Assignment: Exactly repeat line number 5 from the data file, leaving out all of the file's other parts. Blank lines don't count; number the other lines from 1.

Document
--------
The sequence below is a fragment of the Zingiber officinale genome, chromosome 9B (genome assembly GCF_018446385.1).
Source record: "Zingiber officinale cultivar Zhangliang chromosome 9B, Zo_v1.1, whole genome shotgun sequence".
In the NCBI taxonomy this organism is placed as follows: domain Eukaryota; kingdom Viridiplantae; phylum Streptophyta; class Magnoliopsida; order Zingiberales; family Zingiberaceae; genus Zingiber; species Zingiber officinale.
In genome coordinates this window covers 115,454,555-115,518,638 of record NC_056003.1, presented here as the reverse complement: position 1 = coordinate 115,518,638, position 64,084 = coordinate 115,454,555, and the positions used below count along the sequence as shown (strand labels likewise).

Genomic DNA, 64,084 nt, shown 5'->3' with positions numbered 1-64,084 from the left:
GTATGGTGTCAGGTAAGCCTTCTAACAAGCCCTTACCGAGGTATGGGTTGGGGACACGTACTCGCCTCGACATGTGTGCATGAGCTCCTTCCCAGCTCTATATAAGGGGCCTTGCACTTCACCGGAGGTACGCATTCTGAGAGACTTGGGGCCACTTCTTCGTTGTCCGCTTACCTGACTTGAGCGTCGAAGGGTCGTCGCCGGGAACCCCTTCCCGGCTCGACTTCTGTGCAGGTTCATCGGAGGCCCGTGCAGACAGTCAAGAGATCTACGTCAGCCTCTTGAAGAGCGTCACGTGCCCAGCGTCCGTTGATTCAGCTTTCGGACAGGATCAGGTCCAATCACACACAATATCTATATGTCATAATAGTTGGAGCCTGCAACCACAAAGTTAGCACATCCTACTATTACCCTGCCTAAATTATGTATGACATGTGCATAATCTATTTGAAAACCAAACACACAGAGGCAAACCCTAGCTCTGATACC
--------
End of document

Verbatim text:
Genomic DNA, 64,084 nt, shown 5'->3' with positions numbered 1-64,084 from the left: